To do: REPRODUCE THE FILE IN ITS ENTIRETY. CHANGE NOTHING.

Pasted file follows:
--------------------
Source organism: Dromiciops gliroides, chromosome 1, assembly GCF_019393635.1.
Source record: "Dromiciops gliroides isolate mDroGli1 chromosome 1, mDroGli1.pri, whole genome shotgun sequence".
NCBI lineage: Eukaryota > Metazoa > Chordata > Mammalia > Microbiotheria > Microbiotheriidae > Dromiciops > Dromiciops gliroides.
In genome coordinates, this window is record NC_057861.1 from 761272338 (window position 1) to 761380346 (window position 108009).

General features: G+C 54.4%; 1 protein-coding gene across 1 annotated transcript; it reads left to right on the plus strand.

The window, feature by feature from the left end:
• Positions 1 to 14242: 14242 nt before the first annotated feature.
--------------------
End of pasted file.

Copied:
Source organism: Dromiciops gliroides, chromosome 1, assembly GCF_019393635.1.
Source record: "Dromiciops gliroides isolate mDroGli1 chromosome 1, mDroGli1.pri, whole genome shotgun sequence".
NCBI lineage: Eukaryota > Metazoa > Chordata > Mammalia > Microbiotheria > Microbiotheriidae > Dromiciops > Dromiciops gliroides.
In genome coordinates, this window is record NC_057861.1 from 761272338 (window position 1) to 761380346 (window position 108009).

General features: G+C 54.4%; 1 protein-coding gene across 1 annotated transcript; it reads left to right on the plus strand.

The window, feature by feature from the left end:
• Positions 1 to 14242: 14242 nt before the first annotated feature.